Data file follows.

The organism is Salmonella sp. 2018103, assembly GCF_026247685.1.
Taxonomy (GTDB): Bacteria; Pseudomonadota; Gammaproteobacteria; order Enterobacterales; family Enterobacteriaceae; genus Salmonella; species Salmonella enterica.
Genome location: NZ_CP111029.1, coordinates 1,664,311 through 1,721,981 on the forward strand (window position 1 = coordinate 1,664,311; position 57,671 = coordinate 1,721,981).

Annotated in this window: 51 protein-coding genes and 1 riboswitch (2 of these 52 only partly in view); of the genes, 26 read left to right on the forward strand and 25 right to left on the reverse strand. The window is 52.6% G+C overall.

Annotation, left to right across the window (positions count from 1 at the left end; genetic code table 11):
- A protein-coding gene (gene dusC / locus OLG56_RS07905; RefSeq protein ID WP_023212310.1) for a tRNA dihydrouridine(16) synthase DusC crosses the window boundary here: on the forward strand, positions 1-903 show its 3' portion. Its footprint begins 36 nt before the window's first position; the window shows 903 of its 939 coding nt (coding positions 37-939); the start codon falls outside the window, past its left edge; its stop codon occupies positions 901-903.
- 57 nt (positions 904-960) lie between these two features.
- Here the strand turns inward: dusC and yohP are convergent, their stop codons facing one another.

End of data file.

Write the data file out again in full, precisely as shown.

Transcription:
The organism is Salmonella sp. 2018103, assembly GCF_026247685.1.
Taxonomy (GTDB): Bacteria; Pseudomonadota; Gammaproteobacteria; order Enterobacterales; family Enterobacteriaceae; genus Salmonella; species Salmonella enterica.
Genome location: NZ_CP111029.1, coordinates 1,664,311 through 1,721,981 on the forward strand (window position 1 = coordinate 1,664,311; position 57,671 = coordinate 1,721,981).

Annotated in this window: 51 protein-coding genes and 1 riboswitch (2 of these 52 only partly in view); of the genes, 26 read left to right on the forward strand and 25 right to left on the reverse strand. The window is 52.6% G+C overall.

Annotation, left to right across the window (positions count from 1 at the left end; genetic code table 11):
- A protein-coding gene (gene dusC / locus OLG56_RS07905; RefSeq protein ID WP_023212310.1) for a tRNA dihydrouridine(16) synthase DusC crosses the window boundary here: on the forward strand, positions 1-903 show its 3' portion. Its footprint begins 36 nt before the window's first position; the window shows 903 of its 939 coding nt (coding positions 37-939); the start codon falls outside the window, past its left edge; its stop codon occupies positions 901-903.
- 57 nt (positions 904-960) lie between these two features.
- Here the strand turns inward: dusC and yohP are convergent, their stop codons facing one another.